October 30, 2006
Insight into the American University from abroad
A recent editorial in Inside Higher Education points to the value of the American liberal arts college education from the perspective of Middle East educators. The article, titled “Lessons from Middle East ‘de Tocquevilles,'” concludes that the core of American higher education that makes it the envy of the world is its focus on student-centered education, its goal of preparing the student for life, not just for a post-graduate job, and its focus on the continuing education and development of its faculty. As the title suggests, the author believes that these Middle East educators may have more keen an insight into the essence of American higher education than we do.
For many reasons, American Universities have been very quick to catch on to what we might call the democratization of education: one that is “student centered” rather than based on the “content-expert model” of dissiminating information. I would even suggest that one need not go as far as the Middle East to see the differences mentioned in this article. In many ways, American Universities are leagues ahead of their European counterparts (with the possible exception of the top British Universities) in exactly the areas mentioned. In the end, the article concludes that the maligned and lamented aspects of American higher education, such as the pursuit of prestige through a veritable arms-race of state of the art facilities and banner athletic programs, these are ultimately detractions from the core of American higher education; they are signs that we are losing our focus.
However, it might be interesting to entertain the possibility that the democratization of the classroom is in some sense tied to the adverse effects of publicity and marketing sought through prominent athletics programs and higher rankings. In other words, the wishes of the consumer (i.e., the student and his/her parents) drive the policies of the University. In many ways, this creates a much more responsive and valuable culture for higher education, but it clearly has its detractions.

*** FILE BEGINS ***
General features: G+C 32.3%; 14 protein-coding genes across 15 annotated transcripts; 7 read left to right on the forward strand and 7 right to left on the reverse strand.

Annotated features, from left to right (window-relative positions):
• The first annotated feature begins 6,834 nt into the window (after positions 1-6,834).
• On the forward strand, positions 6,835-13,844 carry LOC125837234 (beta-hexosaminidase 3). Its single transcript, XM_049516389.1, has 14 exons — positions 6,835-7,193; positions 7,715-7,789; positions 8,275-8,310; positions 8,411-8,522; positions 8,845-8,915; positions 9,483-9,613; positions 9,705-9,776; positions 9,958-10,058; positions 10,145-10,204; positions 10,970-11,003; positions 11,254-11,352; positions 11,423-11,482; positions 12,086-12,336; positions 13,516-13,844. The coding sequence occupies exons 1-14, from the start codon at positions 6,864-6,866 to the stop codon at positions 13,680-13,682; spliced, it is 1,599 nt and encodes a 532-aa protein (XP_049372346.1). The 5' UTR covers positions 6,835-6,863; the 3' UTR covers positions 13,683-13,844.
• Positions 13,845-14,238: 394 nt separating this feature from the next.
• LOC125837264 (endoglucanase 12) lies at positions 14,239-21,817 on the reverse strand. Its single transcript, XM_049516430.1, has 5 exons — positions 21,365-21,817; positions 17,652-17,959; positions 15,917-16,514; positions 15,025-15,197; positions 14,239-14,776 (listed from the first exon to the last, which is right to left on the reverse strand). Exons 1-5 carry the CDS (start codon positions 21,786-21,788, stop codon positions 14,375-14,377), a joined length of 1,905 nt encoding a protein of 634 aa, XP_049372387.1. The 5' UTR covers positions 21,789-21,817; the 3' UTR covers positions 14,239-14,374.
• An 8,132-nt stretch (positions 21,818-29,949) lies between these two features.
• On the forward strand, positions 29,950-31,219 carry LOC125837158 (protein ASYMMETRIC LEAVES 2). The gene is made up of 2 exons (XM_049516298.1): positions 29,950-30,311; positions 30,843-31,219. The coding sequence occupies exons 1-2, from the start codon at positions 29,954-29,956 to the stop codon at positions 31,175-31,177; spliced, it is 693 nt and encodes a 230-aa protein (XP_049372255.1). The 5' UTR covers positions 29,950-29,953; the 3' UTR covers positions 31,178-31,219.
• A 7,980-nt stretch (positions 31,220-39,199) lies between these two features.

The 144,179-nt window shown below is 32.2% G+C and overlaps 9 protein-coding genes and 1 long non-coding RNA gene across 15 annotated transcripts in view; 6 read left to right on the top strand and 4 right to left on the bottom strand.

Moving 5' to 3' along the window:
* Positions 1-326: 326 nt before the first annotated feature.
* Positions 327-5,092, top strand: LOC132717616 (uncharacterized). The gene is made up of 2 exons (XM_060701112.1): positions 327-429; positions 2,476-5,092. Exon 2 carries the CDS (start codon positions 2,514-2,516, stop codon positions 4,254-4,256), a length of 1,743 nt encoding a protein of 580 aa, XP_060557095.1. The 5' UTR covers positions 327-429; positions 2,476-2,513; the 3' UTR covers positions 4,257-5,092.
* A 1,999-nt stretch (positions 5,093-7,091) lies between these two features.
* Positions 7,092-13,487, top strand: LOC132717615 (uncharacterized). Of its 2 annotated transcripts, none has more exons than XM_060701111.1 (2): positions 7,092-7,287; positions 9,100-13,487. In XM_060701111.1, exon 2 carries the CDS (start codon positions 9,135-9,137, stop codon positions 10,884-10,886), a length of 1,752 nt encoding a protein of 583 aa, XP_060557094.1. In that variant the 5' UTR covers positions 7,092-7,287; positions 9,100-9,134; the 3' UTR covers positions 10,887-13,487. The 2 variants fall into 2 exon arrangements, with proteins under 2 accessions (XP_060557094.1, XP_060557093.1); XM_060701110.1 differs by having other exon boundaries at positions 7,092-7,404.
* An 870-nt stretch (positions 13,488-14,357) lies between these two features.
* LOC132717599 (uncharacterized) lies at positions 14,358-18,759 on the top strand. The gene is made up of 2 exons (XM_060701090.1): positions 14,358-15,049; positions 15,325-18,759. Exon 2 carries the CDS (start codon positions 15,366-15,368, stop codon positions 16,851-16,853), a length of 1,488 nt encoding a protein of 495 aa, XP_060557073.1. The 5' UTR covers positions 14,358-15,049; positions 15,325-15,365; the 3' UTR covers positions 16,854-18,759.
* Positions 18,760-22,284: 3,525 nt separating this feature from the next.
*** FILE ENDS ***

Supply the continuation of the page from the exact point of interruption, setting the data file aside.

Educators in an American liberal arts colleges have a distinct window into the state of American culture. While I often complain about the privilege of expensive technological and recreational facilities over meaningful interaction between educators and students, I have to admit that these trends are not unique to the American University. Moreover, they are not necessarily the signs of a unhealthy atmosphere in higher education. University Administrators are constantly under pressure to provide tangible signs of the competitiveness of their University. Until we, as a culture, can devise ways to put a concrete value on higher education as a part of personal and moral development, we will not be able to change the University culture. Until we see higher education as a key component in the development of a populus for the purpose of good moral and political action, the deficiencies of the University to provide that kind of education are not symptoms of bad University policy, rather they are symptoms of the state of our culture at large.